A significant and sometimes primary cause for the existence of oil mist and air within the cooling hydrogen of a turbine generator is the leakage of oil-laden gas from the generator's defoaming tanks into the generator's stator housing through the generator rotor's labyrinth seals. Many types of electrical generators utilize gland seals to contain hydrogen within the generator's frame. These gland seals operate by surrounding a portion of the generator rotor, with a very small gap between the stationary gland seal and the rotating rotor, and injecting a stream of oil in the interface therebetween. The passage of oil in an inboard axial direction prevents hydrogen gas from escaping from within the generator frame through this interface. Upon leaving this interface region of the gland seal, the oil is collected in a defoaming tank and recirculated within the oil system of the generator. These gland seals are located at both the turbine and exciter end of the rotor shaft and are provided with a deflector which prevents the oil from splashing directly against the labyrinth seals as it is ejected from the gland seals. Although the deflectors are generally successful in this function, it is possible that a quantity of oil can be ejected from the gland seals with sufficient velocity to enter the labyrinth seals.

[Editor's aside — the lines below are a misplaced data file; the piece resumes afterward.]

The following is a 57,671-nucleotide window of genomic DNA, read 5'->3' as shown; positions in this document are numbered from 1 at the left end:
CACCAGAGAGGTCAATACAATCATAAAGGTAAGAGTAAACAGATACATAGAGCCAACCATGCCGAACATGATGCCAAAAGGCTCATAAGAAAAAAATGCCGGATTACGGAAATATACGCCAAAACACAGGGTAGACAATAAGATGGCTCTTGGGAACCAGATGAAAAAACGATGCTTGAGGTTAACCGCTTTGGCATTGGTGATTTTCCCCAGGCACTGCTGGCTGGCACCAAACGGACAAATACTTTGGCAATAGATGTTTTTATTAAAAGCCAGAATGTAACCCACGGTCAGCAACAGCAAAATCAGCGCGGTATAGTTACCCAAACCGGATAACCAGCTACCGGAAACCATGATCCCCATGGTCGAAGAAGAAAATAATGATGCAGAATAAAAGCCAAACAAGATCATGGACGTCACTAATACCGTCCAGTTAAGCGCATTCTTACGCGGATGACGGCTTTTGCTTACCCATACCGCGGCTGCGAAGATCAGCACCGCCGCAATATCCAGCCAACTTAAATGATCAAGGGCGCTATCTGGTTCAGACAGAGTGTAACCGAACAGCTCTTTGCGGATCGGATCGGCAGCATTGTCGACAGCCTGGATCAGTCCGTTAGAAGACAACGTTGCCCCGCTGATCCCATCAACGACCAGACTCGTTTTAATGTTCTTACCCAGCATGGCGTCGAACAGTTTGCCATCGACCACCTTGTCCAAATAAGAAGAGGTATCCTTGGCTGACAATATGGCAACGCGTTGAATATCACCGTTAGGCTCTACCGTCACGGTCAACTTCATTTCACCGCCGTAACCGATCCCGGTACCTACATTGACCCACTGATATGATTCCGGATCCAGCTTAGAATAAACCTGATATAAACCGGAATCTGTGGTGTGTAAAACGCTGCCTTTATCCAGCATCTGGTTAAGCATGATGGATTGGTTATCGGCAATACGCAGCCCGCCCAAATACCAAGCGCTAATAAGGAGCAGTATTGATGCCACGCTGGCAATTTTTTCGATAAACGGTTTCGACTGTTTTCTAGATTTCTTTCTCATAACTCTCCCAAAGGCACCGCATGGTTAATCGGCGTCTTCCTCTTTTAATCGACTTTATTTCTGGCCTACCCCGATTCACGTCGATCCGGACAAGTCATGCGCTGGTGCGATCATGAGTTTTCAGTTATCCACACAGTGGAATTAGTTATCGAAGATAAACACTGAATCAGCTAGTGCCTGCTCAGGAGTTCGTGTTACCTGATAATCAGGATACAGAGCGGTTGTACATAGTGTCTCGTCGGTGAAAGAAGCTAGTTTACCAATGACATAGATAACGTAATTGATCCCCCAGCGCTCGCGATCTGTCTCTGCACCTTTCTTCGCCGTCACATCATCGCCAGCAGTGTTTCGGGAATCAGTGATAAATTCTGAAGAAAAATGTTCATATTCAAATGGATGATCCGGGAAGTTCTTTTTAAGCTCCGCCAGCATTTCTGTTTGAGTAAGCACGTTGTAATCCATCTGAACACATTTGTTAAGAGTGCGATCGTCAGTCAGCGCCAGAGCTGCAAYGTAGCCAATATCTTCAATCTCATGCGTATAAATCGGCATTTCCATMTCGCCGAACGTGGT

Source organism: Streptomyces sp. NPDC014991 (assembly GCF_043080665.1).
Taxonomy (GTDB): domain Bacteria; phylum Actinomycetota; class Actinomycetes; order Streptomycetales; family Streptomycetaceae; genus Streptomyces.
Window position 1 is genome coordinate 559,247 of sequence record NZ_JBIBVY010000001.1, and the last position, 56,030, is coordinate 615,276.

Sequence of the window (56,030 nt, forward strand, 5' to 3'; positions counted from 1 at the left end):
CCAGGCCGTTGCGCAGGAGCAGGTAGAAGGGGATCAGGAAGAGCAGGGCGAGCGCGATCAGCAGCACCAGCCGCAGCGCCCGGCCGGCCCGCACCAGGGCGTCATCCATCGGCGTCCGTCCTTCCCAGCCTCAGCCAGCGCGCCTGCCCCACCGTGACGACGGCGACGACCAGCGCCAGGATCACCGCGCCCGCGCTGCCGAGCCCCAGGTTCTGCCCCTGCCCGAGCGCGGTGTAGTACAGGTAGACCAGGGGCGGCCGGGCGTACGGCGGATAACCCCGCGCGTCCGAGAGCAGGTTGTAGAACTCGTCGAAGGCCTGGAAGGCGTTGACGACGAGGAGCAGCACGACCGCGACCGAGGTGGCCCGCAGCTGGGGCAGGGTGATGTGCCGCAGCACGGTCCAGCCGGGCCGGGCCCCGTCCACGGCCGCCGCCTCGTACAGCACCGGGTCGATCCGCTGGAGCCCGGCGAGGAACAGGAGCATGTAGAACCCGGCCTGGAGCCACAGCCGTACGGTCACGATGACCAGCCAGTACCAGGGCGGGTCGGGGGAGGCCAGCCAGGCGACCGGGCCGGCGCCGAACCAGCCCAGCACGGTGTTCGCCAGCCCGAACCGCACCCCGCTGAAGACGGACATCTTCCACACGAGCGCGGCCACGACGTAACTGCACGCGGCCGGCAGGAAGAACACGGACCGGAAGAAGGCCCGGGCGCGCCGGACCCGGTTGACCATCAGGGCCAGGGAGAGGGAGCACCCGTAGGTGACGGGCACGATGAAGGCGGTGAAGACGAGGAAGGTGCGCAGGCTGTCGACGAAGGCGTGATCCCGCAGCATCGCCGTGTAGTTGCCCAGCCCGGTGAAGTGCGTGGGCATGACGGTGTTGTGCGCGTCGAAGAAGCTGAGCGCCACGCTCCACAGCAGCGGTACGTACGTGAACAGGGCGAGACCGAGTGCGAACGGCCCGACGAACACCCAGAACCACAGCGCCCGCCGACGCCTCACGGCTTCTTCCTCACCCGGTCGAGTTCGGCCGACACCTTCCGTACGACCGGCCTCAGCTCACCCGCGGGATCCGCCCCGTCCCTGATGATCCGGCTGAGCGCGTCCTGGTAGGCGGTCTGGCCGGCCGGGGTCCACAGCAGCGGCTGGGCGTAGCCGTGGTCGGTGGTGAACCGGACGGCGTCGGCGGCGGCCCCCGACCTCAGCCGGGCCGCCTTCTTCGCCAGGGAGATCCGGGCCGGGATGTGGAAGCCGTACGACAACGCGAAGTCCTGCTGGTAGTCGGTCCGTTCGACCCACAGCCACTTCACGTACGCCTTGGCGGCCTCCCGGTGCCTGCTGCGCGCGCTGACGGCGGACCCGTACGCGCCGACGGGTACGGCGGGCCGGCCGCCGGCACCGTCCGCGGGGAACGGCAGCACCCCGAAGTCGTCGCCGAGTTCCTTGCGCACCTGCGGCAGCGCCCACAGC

A more severe cause of oil contamination of the hydrogen coolant is the defoaming tank itself. The defoaming tank contains oil in both liquid and vapor form, i.e. oil particles suspended in the hydrogen gas. The defoaming tank contains a quantity of liquid oil at its bottom portion which will eventually be recirculated through the generator's oil system. Above this liquid oil is a mixture of hydrogen gas with oil mist dispersed throughout it and with gaseous oil molecules mixed therethrough. This contaminated gas within the defoaming tank is separated from the cooling hydrogen which exists within the generator's frame by the above-mentioned labyrinth seals. However, if the pressure within the defoaming tank exceeds that of the hydrogen gas on the opposite side of the labyrinth seal, the contaminated gas from above the oil in the defoaming tank can flow through the labyrinth seal into the cooling region of the generator frame and contaminate the much purer quantity of hydrogen used to cool the generator.